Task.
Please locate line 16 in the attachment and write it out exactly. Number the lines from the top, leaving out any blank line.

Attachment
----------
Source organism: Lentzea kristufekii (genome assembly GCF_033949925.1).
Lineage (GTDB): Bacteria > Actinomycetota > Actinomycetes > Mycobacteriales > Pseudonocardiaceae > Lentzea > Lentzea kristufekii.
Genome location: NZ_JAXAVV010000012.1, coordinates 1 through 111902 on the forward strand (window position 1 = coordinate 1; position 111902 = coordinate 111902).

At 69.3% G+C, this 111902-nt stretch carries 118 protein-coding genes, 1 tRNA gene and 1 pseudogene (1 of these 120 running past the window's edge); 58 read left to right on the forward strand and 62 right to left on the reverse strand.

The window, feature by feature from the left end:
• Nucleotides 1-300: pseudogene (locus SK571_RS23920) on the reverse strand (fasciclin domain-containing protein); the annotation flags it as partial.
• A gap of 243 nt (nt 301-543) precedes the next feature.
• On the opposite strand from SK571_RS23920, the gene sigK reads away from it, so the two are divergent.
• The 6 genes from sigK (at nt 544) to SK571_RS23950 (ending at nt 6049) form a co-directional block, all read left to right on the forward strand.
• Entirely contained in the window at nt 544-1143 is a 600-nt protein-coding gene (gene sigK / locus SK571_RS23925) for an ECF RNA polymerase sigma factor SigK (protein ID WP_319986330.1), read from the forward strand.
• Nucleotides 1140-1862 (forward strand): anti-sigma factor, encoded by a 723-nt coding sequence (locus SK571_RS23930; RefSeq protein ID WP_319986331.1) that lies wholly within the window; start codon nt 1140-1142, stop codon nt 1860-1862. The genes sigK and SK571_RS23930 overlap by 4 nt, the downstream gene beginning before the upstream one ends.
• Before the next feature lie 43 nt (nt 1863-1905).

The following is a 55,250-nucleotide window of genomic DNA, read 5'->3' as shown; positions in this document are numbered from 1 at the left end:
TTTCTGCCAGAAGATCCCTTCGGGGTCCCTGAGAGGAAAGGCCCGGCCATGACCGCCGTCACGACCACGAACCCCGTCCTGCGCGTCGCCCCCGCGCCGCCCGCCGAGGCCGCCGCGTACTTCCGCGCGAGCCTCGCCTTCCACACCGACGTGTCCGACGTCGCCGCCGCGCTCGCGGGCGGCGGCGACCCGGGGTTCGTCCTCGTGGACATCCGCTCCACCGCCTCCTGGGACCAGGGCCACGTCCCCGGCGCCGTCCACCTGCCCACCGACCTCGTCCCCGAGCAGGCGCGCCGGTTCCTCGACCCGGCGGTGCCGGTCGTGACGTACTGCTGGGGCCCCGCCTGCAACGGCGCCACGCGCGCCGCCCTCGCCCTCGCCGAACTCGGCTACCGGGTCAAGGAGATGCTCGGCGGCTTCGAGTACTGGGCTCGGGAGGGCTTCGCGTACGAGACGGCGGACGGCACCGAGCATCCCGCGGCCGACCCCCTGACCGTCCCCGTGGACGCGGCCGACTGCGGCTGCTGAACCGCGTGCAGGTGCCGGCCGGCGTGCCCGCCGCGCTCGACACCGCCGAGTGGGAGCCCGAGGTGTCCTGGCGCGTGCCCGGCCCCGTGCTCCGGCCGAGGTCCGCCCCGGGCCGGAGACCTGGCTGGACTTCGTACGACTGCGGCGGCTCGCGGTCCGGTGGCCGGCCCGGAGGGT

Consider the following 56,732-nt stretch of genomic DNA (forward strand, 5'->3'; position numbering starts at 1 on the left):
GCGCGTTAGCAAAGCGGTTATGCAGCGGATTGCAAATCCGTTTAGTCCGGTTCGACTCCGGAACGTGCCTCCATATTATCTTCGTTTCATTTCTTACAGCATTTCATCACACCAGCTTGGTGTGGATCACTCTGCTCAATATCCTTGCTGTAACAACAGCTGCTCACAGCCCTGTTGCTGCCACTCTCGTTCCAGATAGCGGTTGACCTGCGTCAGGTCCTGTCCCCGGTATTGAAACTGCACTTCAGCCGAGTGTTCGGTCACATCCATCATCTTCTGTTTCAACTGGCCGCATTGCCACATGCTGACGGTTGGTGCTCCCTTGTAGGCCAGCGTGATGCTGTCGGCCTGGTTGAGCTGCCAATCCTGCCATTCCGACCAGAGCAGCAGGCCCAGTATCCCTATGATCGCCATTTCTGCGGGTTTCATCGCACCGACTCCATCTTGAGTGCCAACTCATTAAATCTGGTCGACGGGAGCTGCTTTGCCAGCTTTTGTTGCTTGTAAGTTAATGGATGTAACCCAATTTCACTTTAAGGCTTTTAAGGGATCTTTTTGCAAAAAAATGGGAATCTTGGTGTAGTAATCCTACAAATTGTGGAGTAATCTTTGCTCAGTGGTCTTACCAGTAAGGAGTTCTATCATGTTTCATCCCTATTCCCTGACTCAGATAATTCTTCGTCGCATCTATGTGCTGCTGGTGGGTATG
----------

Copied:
GCGCGTTAGCAAAGCGGTTATGCAGCGGATTGCAAATCCGTTTAGTCCGGTTCGACTCCGGAACGTGCCTCCATATTATCTTCGTTTCATTTCTTACAGCATTTCATCACACCAGCTTGGTGTGGATCACTCTGCTCAATATCCTTGCTGTAACAACAGCTGCTCACAGCCCTGTTGCTGCCACTCTCGTTCCAGATAGCGGTTGACCTGCGTCAGGTCCTGTCCCCGGTATTGAAACTGCACTTCAGCCGAGTGTTCGGTCACATCCATCATCTTCTGTTTCAACTGGCCGCATTGCCACATGCTGACGGTTGGTGCTCCCTTGTAGGCCAGCGTGATGCTGTCGGCCTGGTTGAGCTGCCAATCCTGCCATTCCGACCAGAGCAGCAGGCCCAGTATCCCTATGATCGCCATTTCTGCGGGTTTCATCGCACCGACTCCATCTTGAGTGCCAACTCATTAAATCTGGTCGACGGGAGCTGCTTTGCCAGCTTTTGTTGCTTGTAAGTTAATGGATGTAACCCAATTTCACTTTAAGGCTTTTAAGGGATCTTTTTGCAAAAAAATGGGAATCTTGGTGTAGTAATCCTACAAATTGTGGAGTAATCTTTGCTCAGTGGTCTTACCAGTAAGGAGTTCTATCATGTTTCATCCCTATTCCCTGACTCAGATAATTCTTCGTCGCATCTATGTGCTGCTGGTGGGTATG